We decided not to go back for Christmas this year after cases in Malaysia began spiking four months ago. It prompted Singapore to tighten its rules. Previously, when we went back, we only needed to quarantine for a week at our apartment when we returned. Now we had to do it for two weeks at some government facility and, being foreigners, we had to pay for the privilege.

In any case, with Malaysia under movement control and our daughter in Amsterdam it wasn’t hard decision to make.

If you had to be somewhere else during the Yuletide season, Singapore’s the place to be with some additional advantages. Like many Malaysians, both Rebecca and I have family here and my niece, for example, has kindly invited us over to her place on the 23rd.

The other is that the island republic can seriously put on a show when it comes to Christmas. Only 20% of the country is Christian but the statistic belies the spectacle the nation puts on.

Carols were already being played on radio stations by November, while glittering, trees in tinsel and twine began sprouting in shops all over the place by early December.

It’s clearly a transactional Christmas in these parts and they make no bones about it. Even before Deepavali rolled around this year, the Christmas lights began blazing along Orchard Road on November 13.

We were out for dinner two nights ago and the lights along the 2.2- kilometre road were something else. Spectacular is one word that comes to mind. Over the top are three words more.

And then there’s the Botanical Gardens where a loop-around is about 4 miles. That was too long so we just cut through diagonally. Volunteers have done a fantastic job trimming every other tree along its length in Christmas splendor. You can imagine how the gardens might look like at twilight. It gives you that warm, fuzzy feeling.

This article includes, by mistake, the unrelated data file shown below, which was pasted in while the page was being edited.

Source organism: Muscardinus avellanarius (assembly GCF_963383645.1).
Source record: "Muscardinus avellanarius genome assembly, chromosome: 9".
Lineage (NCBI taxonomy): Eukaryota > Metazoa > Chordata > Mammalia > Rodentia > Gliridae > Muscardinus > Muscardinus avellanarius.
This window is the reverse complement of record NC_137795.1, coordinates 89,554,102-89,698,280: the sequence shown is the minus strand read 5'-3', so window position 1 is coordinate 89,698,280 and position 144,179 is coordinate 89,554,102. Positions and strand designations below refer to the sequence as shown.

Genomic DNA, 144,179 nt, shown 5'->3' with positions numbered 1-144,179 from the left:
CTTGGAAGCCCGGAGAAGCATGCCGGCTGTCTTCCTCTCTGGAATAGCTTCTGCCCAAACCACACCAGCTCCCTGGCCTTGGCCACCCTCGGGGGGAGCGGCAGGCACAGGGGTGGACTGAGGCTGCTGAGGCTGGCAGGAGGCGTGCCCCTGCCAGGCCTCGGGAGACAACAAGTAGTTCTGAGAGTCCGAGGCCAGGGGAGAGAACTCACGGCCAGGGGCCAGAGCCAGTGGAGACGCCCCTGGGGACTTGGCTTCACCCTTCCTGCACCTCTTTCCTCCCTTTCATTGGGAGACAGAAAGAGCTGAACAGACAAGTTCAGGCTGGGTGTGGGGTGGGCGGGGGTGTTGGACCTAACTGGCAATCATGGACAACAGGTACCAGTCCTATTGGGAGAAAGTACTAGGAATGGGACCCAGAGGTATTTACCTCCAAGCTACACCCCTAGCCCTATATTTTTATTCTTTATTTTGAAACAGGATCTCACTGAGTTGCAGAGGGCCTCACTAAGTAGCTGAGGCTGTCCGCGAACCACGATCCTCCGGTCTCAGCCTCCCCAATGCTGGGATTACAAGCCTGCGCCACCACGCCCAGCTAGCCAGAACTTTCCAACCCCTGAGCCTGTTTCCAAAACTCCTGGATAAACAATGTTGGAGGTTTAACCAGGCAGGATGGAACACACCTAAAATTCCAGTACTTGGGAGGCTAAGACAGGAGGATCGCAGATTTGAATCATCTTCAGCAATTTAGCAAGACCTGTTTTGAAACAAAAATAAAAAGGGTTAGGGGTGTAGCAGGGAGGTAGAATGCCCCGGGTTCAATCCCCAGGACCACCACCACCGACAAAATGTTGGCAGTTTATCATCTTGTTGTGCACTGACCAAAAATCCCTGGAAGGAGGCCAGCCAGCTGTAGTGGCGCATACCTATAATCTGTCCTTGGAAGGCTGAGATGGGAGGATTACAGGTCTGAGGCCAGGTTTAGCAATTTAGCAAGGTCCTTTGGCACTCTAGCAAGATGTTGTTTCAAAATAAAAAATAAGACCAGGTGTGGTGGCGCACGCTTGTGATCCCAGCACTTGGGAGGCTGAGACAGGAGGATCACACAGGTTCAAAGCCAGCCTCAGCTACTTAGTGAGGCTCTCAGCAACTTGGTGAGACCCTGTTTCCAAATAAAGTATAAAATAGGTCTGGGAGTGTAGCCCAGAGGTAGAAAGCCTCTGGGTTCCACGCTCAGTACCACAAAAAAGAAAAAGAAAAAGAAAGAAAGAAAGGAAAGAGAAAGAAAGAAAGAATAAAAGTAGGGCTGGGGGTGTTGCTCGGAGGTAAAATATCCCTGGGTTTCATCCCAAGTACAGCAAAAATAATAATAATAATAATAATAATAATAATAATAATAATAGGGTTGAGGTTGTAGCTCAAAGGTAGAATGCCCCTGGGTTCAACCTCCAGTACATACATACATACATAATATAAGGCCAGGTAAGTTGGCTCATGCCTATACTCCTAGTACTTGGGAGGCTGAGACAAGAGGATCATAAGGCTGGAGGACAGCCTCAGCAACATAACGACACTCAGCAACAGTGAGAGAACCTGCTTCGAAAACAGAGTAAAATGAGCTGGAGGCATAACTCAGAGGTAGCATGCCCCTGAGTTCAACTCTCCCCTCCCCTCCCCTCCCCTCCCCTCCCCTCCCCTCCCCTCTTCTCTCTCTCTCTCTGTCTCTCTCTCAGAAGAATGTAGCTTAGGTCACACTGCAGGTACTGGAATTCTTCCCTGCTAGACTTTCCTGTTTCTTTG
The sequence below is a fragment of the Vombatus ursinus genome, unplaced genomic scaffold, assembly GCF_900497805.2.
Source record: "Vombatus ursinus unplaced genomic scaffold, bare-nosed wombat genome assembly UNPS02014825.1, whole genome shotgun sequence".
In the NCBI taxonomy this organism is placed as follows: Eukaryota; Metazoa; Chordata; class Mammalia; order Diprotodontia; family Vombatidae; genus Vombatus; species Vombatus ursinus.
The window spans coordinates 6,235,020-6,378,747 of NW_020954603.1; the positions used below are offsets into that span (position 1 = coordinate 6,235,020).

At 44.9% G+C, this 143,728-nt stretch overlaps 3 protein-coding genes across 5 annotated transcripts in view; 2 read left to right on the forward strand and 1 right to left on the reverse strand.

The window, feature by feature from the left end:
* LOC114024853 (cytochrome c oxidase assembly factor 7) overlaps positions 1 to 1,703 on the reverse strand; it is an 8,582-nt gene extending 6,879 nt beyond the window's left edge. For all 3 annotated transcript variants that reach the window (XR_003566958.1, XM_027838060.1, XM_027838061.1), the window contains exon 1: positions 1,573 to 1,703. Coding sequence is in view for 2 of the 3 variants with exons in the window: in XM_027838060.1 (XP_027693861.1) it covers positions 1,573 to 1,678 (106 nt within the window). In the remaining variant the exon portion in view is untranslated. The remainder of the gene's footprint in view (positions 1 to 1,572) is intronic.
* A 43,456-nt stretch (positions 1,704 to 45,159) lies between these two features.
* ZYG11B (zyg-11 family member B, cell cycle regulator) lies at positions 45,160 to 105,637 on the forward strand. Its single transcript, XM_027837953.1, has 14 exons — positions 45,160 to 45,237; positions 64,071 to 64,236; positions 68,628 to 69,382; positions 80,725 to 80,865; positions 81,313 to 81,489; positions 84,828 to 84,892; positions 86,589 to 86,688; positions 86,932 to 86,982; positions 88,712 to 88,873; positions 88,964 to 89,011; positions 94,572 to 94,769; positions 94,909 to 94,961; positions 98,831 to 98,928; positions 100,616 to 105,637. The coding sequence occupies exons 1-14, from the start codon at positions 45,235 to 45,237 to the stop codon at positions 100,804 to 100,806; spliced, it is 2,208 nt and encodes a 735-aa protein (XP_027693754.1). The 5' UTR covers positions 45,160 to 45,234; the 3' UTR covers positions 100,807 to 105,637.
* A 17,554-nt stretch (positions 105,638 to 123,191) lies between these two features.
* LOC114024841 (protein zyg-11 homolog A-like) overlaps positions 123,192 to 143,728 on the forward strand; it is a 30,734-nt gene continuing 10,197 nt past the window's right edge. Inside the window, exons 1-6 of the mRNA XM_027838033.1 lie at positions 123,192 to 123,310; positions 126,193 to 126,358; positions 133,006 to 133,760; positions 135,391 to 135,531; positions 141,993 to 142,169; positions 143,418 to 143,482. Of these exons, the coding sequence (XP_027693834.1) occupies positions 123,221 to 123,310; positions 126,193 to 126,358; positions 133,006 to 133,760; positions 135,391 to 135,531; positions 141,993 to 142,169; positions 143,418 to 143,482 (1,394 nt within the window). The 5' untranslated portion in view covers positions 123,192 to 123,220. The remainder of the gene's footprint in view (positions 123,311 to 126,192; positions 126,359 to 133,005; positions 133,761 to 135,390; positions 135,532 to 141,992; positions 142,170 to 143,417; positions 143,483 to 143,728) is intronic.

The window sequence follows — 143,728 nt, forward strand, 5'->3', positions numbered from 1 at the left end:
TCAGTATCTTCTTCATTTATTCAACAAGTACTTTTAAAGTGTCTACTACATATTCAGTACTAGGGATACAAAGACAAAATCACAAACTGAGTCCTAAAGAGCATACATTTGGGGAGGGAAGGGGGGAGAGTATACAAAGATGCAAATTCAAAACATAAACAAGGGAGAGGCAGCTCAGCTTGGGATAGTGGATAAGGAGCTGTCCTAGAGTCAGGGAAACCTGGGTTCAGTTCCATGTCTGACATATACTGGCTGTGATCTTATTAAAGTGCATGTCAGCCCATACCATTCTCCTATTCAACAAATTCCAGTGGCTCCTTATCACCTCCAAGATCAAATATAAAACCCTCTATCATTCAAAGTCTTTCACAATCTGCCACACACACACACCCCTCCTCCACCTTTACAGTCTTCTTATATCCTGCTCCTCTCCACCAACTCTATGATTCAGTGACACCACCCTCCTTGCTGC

Rebecca’s baked her pineapple tarts and thrown in some panettone for good measure. So, we’re all set.

We’ve invited four friends – all Malaysians as well – for dinner on Christmas Eve which is just nice as our dining table only seats 6.

Merry Christmas everyone!


It appears that no one in power in Malaysia has ever heard of being accountable for their actions. 

It does not seem that way across the Causeway. 

On Thursday, the chairman of Changi Airport Group, Liew Mun Leong, resigned days after Singapore’s High Court not only acquitted his former maid of stealing from him but criticised the allegations brought against her.

Liew, 74, had been the group’s founding chairman since 2009. 

In a separate statement, Liew said he had also resigned as an advisor to Temasek International and several other board positions he had been holding. He had decided to retire. 

The maid, Indonesia’s Parti Liyani was acquitted of stealing more than S$34,000 worth of items from Liew and his family. She’d worked for the family for a decade. 

In his judgment, Justice Chan Seng Onn said there was an “improper motive” for mounting the allegations against Parti. This drew the notice of the Attorney-General whose chambers then said the judge’s comments “do raise questions which warrant further investigations.”